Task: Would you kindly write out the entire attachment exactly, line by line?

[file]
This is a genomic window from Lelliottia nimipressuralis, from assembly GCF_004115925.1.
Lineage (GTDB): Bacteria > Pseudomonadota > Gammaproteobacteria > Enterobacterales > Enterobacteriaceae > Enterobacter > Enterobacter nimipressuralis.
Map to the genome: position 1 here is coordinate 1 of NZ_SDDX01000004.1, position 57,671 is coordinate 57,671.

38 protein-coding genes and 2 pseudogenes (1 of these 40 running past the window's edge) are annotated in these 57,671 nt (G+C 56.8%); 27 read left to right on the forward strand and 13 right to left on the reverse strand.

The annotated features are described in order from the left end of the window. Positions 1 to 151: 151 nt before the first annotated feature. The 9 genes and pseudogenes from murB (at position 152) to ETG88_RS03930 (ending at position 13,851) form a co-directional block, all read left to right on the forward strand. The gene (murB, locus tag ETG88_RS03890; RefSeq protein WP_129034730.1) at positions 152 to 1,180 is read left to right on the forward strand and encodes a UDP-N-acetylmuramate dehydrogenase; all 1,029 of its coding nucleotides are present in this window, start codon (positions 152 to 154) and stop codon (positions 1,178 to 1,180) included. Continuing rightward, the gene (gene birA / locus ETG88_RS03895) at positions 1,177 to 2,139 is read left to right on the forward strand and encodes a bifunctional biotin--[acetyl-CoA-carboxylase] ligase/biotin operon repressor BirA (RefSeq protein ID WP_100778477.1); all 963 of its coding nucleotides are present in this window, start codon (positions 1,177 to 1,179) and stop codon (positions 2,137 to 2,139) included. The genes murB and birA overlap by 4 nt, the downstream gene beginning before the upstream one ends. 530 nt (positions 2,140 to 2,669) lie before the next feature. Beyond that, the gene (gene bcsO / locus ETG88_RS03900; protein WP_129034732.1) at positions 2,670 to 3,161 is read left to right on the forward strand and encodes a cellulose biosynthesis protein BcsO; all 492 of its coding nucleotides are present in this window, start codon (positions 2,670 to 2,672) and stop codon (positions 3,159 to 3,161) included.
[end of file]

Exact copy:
This is a genomic window from Lelliottia nimipressuralis, from assembly GCF_004115925.1.
Lineage (GTDB): Bacteria > Pseudomonadota > Gammaproteobacteria > Enterobacterales > Enterobacteriaceae > Enterobacter > Enterobacter nimipressuralis.
Map to the genome: position 1 here is coordinate 1 of NZ_SDDX01000004.1, position 57,671 is coordinate 57,671.

38 protein-coding genes and 2 pseudogenes (1 of these 40 running past the window's edge) are annotated in these 57,671 nt (G+C 56.8%); 27 read left to right on the forward strand and 13 right to left on the reverse strand.

The annotated features are described in order from the left end of the window. Positions 1 to 151: 151 nt before the first annotated feature. The 9 genes and pseudogenes from murB (at position 152) to ETG88_RS03930 (ending at position 13,851) form a co-directional block, all read left to right on the forward strand. The gene (murB, locus tag ETG88_RS03890; RefSeq protein WP_129034730.1) at positions 152 to 1,180 is read left to right on the forward strand and encodes a UDP-N-acetylmuramate dehydrogenase; all 1,029 of its coding nucleotides are present in this window, start codon (positions 152 to 154) and stop codon (positions 1,178 to 1,180) included. Continuing rightward, the gene (gene birA / locus ETG88_RS03895) at positions 1,177 to 2,139 is read left to right on the forward strand and encodes a bifunctional biotin--[acetyl-CoA-carboxylase] ligase/biotin operon repressor BirA (RefSeq protein ID WP_100778477.1); all 963 of its coding nucleotides are present in this window, start codon (positions 1,177 to 1,179) and stop codon (positions 2,137 to 2,139) included. The genes murB and birA overlap by 4 nt, the downstream gene beginning before the upstream one ends. 530 nt (positions 2,140 to 2,669) lie before the next feature. Beyond that, the gene (gene bcsO / locus ETG88_RS03900; protein WP_129034732.1) at positions 2,670 to 3,161 is read left to right on the forward strand and encodes a cellulose biosynthesis protein BcsO; all 492 of its coding nucleotides are present in this window, start codon (positions 2,670 to 2,672) and stop codon (positions 3,159 to 3,161) included.